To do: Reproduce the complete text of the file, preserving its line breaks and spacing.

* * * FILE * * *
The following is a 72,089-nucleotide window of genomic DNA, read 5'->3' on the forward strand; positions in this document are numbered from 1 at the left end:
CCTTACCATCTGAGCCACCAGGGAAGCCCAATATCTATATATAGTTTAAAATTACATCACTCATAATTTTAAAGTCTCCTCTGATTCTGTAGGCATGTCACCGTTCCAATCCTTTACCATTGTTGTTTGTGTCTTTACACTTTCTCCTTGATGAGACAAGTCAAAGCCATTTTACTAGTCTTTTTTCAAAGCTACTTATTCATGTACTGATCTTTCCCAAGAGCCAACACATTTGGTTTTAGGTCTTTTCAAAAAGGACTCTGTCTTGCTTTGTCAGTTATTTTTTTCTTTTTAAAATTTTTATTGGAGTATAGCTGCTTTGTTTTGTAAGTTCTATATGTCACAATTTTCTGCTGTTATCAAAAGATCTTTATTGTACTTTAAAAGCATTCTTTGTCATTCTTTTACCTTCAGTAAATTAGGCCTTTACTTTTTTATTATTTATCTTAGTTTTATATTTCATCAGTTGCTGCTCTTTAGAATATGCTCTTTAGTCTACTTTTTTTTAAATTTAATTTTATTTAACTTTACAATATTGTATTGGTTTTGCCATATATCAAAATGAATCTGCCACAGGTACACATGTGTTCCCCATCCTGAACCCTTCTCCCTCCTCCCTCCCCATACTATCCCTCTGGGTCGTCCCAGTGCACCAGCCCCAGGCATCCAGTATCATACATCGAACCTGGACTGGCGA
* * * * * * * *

The following is a 72,089-nucleotide window of genomic DNA, read 5'->3' on the forward strand; positions in this document are numbered from 1 at the left end:
CCTTACCATCTGAGCCACCAGGGAAGCCCAATATCTATATATAGTTTAAAATTACATCACTCATAATTTTAAAGTCTCCTCTGATTCTGTAGGCATGTCACCGTTCCAATCCTTTACCATTGTTGTTTGTGTCTTTACACTTTCTCCTTGATGAGACAAGTCAAAGCCATTTTACTAGTCTTTTTTCAAAGCTACTTATTCATGTACTGATCTTTCCCAAGAGCCAACACATTTGGTTTTAGGTCTTTTCAAAAAGGACTCTGTCTTGCTTTGTCAGTTATTTTTTTCTTTTTAAAATTTTTATTGGAGTATAGCTGCTTTGTTTTGTAAGTTCTATATGTCACAATTTTCTGCTGTTATCAAAAGATCTTTATTGTACTTTAAAAGCATTCTTTGTCATTCTTTTACCTTCAGTAAATTAGGCCTTTACTTTTTTATTATTTATCTTAGTTTTATATTTCATCAGTTGCTGCTCTTTAGAATATGCTCTTTAGTCTACTTTTTTTTAAATTTAATTTTATTTAACTTTACAATATTGTATTGGTTTTGCCATATATCAAAATGAATCTGCCACAGGTACACATGTGTTCCCCATCCTGAACCCTTCTCCCTCCTCCCTCCCCATACTATCCCTCTGGGTCGTCCCAGTGCACCAGCCCCAGGCATCCAGTATCATACATCGAACCTGGACTGGCGA